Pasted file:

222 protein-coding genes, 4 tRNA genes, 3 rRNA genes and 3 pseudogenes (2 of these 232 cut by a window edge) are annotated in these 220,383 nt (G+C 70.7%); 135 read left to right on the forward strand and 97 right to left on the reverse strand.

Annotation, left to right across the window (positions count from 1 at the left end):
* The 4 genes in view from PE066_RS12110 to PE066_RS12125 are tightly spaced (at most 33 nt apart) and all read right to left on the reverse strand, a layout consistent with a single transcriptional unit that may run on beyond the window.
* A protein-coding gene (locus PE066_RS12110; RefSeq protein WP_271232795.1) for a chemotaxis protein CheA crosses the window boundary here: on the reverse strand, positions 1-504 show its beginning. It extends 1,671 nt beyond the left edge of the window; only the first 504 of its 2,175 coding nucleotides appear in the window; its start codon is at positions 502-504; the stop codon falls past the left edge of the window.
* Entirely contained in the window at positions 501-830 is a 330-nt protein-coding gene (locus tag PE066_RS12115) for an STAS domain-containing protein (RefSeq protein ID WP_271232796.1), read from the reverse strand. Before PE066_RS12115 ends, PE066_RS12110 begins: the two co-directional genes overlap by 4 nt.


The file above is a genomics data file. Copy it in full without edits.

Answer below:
222 protein-coding genes, 4 tRNA genes, 3 rRNA genes and 3 pseudogenes (2 of these 232 cut by a window edge) are annotated in these 220,383 nt (G+C 70.7%); 135 read left to right on the forward strand and 97 right to left on the reverse strand.

Annotation, left to right across the window (positions count from 1 at the left end):
* The 4 genes in view from PE066_RS12110 to PE066_RS12125 are tightly spaced (at most 33 nt apart) and all read right to left on the reverse strand, a layout consistent with a single transcriptional unit that may run on beyond the window.
* A protein-coding gene (locus PE066_RS12110; RefSeq protein WP_271232795.1) for a chemotaxis protein CheA crosses the window boundary here: on the reverse strand, positions 1-504 show its beginning. It extends 1,671 nt beyond the left edge of the window; only the first 504 of its 2,175 coding nucleotides appear in the window; its start codon is at positions 502-504; the stop codon falls past the left edge of the window.
* Entirely contained in the window at positions 501-830 is a 330-nt protein-coding gene (locus tag PE066_RS12115) for an STAS domain-containing protein (RefSeq protein ID WP_271232796.1), read from the reverse strand. Before PE066_RS12115 ends, PE066_RS12110 begins: the two co-directional genes overlap by 4 nt.